Like other bundlers of so-called "crapware," Oracle included the Ask toolbar with Java for financial reasons: It received a commission from Ask for every installation of the toolbar.
Users have complained about the bundle for years, even going to the trouble of initiating online petitions where thousands have called on Oracle to stop.
Oracle has slowly responded by adding documents to its support site that walk users through uninstalling the toolbar.
But of greater interest, Oracle has stopped bundling the Ask.com toolbar with Java: Computerworld verified that Java 8 on OS X did not come with or offer the toolbar, while Java 8 for Windows pitched a Yahoo toolbar instead.
"Set Yahoo as your homepage and default search engine on Chrome and Internet Explorer, plus get Yahoo as your new tab page on Chrome," the Java's installation dialog stated. When Computerworld ran the Java 8 installer, the Yahoo tool was also installed.
It was unclear whether Yahoo's toolbar also violated the new Microsoft rule. It appears it should.
When Computerworld installed Java 8 on a Windows 7 PC running IE11 and allowed the Yahoo code to also install, the latter changed the default search engine in the browser from Google to Yahoo, without as much as a by-your-leave message. (Odd, too, was that the Yahoo change didn't immediately take effect, but swung into action only after about 10 to 15 minutes, a delaying tactic Oracle also used with Ask.com's toolbar, and which many classified as deceptive.)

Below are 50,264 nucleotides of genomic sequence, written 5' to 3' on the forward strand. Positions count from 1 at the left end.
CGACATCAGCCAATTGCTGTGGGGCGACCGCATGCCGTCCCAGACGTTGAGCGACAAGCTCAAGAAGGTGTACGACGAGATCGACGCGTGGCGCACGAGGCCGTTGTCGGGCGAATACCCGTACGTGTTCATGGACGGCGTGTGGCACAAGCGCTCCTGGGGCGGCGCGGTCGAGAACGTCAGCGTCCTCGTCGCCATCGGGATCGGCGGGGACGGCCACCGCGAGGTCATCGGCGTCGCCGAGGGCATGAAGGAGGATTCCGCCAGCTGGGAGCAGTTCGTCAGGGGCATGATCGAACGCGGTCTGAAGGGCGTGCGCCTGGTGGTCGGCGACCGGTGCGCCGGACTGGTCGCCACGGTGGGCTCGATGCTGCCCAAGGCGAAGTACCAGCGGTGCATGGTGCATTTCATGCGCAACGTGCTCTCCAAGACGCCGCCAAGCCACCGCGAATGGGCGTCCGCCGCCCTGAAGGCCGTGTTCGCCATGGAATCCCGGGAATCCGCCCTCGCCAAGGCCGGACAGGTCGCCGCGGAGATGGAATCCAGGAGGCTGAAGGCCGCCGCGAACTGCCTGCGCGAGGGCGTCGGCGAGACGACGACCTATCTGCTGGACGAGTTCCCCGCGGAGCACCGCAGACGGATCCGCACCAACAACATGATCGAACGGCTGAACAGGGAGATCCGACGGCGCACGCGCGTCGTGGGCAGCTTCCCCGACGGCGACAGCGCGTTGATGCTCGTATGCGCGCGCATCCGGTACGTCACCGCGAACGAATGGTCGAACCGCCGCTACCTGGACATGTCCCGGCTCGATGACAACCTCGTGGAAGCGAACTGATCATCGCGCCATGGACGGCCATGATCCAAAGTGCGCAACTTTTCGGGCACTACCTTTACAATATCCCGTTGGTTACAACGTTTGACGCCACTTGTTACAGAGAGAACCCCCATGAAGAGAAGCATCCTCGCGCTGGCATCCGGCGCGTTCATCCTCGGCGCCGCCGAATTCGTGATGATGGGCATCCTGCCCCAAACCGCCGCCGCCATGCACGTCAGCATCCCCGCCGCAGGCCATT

The Yahoo tool behavior seemed to break one of the Microsoft rules it spelled out last year: "Our objective criteria states that a program should not ... circumvent user consent dialogs from the browser or operating system," one of those rules asserted. Yet Computerworld never saw a message from Windows or IE to confirm the change to IE11's search engine.
Nor did an up-to-date Security Essentials detect the bundled-with-Java Yahoo toolbar as malware. Microsoft did not immediately reply to several questions about the toolbar and how Microsoft's security products are supposed to handle it.
Years ago, Oracle had partnered with both Microsoft and Yahoo to inject crapware as part of Java installs. It then switched to Ask for several years before recently returning to Yahoo.
Microsoft isn't the only browser maker to put the hurt on toolbars. Google has been bashing them for ages, stressing the high gripe volume from Chrome users about the category; limiting in-browser apps and add-ons to those distributed through the Chrome Web Store, where they can be vetted; and warning customers about dubious software that changes the home page or search engine.
The latter, of course, has been in Google's own business interest, since search — and the home page it dominates — generates the bulk of the Mountain View, Calif. company's revenue.
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